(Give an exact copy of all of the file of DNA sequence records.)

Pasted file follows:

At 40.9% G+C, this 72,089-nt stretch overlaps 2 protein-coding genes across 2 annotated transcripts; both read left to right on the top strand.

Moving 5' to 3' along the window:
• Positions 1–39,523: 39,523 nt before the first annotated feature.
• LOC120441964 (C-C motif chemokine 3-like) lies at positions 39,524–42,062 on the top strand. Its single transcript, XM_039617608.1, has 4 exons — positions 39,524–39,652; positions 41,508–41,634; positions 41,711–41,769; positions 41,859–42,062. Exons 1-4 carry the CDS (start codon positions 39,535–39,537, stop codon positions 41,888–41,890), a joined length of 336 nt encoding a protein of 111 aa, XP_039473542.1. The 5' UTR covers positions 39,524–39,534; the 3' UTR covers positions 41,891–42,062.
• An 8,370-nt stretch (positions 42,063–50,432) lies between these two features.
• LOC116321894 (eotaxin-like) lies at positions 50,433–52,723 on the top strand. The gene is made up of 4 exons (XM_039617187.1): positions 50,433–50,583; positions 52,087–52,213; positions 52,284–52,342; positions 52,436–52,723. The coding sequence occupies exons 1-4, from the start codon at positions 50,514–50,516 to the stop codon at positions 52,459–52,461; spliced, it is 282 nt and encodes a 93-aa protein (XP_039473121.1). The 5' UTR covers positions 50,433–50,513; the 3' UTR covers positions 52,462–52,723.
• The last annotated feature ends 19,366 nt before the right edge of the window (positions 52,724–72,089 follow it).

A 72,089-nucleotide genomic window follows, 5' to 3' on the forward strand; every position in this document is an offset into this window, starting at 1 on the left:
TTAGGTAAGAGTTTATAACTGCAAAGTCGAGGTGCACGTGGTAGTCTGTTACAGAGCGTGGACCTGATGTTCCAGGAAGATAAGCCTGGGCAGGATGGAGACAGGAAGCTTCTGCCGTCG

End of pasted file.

At 40.9% G+C, this 72,089-nt stretch overlaps 2 protein-coding genes across 2 annotated transcripts; both read left to right on the top strand.

Moving 5' to 3' along the window:
• Positions 1–39,523: 39,523 nt before the first annotated feature.
• LOC120441964 (C-C motif chemokine 3-like) lies at positions 39,524–42,062 on the top strand. Its single transcript, XM_039617608.1, has 4 exons — positions 39,524–39,652; positions 41,508–41,634; positions 41,711–41,769; positions 41,859–42,062. Exons 1-4 carry the CDS (start codon positions 39,535–39,537, stop codon positions 41,888–41,890), a joined length of 336 nt encoding a protein of 111 aa, XP_039473542.1. The 5' UTR covers positions 39,524–39,534; the 3' UTR covers positions 41,891–42,062.
• An 8,370-nt stretch (positions 42,063–50,432) lies between these two features.
• LOC116321894 (eotaxin-like) lies at positions 50,433–52,723 on the top strand. The gene is made up of 4 exons (XM_039617187.1): positions 50,433–50,583; positions 52,087–52,213; positions 52,284–52,342; positions 52,436–52,723. The coding sequence occupies exons 1-4, from the start codon at positions 50,514–50,516 to the stop codon at positions 52,459–52,461; spliced, it is 282 nt and encodes a 93-aa protein (XP_039473121.1). The 5' UTR covers positions 50,433–50,513; the 3' UTR covers positions 52,462–52,723.
• The last annotated feature ends 19,366 nt before the right edge of the window (positions 52,724–72,089 follow it).

A 72,089-nucleotide genomic window follows, 5' to 3' on the forward strand; every position in this document is an offset into this window, starting at 1 on the left:
TTAGGTAAGAGTTTATAACTGCAAAGTCGAGGTGCACGTGGTAGTCTGTTACAGAGCGTGGACCTGATGTTCCAGGAAGATAAGCCTGGGCAGGATGGAGACAGGAAGCTTCTGCCGTCG